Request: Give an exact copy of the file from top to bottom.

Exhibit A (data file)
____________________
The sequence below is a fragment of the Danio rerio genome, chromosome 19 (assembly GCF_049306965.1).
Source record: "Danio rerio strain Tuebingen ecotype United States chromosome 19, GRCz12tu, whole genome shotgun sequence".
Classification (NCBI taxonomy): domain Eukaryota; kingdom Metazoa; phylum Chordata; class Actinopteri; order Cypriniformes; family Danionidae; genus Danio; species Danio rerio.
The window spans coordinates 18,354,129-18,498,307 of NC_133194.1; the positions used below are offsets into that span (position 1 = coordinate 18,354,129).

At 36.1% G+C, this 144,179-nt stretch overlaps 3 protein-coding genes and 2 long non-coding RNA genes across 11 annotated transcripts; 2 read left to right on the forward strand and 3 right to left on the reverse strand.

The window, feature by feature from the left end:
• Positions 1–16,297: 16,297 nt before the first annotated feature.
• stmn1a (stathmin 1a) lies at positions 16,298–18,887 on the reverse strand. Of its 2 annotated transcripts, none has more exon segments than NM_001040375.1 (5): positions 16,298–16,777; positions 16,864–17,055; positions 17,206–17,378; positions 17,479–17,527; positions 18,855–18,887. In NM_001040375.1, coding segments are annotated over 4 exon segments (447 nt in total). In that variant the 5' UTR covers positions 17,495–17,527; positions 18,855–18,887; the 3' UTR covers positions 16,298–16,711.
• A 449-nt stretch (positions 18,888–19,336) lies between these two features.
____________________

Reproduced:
The sequence below is a fragment of the Danio rerio genome, chromosome 19 (assembly GCF_049306965.1).
Source record: "Danio rerio strain Tuebingen ecotype United States chromosome 19, GRCz12tu, whole genome shotgun sequence".
Classification (NCBI taxonomy): domain Eukaryota; kingdom Metazoa; phylum Chordata; class Actinopteri; order Cypriniformes; family Danionidae; genus Danio; species Danio rerio.
The window spans coordinates 18,354,129-18,498,307 of NC_133194.1; the positions used below are offsets into that span (position 1 = coordinate 18,354,129).

At 36.1% G+C, this 144,179-nt stretch overlaps 3 protein-coding genes and 2 long non-coding RNA genes across 11 annotated transcripts; 2 read left to right on the forward strand and 3 right to left on the reverse strand.

The window, feature by feature from the left end:
• Positions 1–16,297: 16,297 nt before the first annotated feature.
• stmn1a (stathmin 1a) lies at positions 16,298–18,887 on the reverse strand. Of its 2 annotated transcripts, none has more exon segments than NM_001040375.1 (5): positions 16,298–16,777; positions 16,864–17,055; positions 17,206–17,378; positions 17,479–17,527; positions 18,855–18,887. In NM_001040375.1, coding segments are annotated over 4 exon segments (447 nt in total). In that variant the 5' UTR covers positions 17,495–17,527; positions 18,855–18,887; the 3' UTR covers positions 16,298–16,711.
• A 449-nt stretch (positions 18,888–19,336) lies between these two features.